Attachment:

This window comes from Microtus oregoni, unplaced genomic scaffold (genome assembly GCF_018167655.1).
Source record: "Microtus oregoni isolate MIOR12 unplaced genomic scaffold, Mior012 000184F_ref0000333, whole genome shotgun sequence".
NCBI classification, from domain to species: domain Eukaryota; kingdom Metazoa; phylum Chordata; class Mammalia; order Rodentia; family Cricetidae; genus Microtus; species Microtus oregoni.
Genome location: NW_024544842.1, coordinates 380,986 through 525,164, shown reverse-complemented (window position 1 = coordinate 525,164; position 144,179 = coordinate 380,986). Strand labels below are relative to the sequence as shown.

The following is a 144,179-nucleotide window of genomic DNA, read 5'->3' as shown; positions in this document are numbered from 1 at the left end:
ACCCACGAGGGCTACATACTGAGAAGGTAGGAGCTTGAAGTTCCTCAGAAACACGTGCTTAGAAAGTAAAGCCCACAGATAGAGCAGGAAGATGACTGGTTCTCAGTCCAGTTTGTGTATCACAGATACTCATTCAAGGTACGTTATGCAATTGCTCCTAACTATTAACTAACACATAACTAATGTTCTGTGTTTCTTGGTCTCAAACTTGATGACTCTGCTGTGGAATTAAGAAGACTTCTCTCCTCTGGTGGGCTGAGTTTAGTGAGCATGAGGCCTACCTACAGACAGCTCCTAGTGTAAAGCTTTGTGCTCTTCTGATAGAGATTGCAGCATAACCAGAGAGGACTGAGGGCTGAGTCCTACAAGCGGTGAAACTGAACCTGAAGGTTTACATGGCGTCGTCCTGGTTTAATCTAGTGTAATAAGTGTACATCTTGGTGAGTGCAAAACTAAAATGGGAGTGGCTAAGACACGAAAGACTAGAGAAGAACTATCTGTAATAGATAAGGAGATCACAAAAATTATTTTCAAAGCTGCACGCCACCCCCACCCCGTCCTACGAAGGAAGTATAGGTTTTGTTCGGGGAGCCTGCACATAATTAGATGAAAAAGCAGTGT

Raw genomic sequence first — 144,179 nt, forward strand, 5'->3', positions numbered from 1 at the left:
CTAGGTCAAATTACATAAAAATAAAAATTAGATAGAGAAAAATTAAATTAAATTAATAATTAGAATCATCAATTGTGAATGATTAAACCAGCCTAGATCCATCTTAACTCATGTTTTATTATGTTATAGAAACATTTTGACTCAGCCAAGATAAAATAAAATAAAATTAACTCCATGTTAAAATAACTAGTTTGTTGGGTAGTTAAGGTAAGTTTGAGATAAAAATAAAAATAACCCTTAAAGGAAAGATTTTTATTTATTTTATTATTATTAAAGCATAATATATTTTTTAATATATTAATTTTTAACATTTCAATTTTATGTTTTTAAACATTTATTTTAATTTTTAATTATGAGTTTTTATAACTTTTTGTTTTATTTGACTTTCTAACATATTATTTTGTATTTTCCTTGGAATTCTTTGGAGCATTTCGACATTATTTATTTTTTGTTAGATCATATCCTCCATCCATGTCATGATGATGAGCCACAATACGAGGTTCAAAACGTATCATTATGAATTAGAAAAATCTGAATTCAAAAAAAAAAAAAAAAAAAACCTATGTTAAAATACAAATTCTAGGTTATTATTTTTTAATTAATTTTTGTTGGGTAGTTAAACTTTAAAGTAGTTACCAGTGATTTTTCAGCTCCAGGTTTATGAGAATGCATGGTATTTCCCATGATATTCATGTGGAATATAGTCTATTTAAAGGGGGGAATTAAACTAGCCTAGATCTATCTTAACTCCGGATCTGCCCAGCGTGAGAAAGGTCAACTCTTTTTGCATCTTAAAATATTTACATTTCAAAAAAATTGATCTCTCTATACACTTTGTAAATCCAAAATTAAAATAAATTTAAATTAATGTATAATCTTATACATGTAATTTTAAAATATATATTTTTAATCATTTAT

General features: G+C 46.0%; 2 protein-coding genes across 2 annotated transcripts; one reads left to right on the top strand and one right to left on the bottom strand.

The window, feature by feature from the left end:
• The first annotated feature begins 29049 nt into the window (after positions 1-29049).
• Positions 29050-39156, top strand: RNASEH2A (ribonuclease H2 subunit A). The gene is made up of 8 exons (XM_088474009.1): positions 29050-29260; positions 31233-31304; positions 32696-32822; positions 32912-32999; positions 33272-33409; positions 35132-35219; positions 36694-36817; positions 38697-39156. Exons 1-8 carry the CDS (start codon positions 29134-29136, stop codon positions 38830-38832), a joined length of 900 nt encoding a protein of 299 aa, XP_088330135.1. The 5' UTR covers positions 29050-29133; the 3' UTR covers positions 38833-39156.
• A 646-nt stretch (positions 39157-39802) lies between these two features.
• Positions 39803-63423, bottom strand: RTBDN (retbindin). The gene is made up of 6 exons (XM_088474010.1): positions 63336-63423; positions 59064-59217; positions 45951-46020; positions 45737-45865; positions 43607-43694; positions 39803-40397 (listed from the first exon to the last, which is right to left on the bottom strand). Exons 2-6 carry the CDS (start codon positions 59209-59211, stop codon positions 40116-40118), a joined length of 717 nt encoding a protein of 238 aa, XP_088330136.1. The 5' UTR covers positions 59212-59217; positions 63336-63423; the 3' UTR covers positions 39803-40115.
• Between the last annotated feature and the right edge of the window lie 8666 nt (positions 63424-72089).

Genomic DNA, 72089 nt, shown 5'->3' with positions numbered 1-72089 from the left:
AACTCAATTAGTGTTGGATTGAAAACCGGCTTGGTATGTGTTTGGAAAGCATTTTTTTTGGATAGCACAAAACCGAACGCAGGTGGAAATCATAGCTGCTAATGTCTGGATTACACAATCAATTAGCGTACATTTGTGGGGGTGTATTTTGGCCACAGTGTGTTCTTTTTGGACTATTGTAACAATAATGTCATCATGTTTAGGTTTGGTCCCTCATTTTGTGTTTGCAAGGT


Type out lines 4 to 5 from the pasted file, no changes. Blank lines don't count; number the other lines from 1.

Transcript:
Genome location: NW_024544842.1, coordinates 380,986 through 525,164, shown reverse-complemented (window position 1 = coordinate 525,164; position 144,179 = coordinate 380,986). Strand labels below are relative to the sequence as shown.

The following is a 144,179-nucleotide window of genomic DNA, read 5'->3' as shown; positions in this document are numbered from 1 at the left end: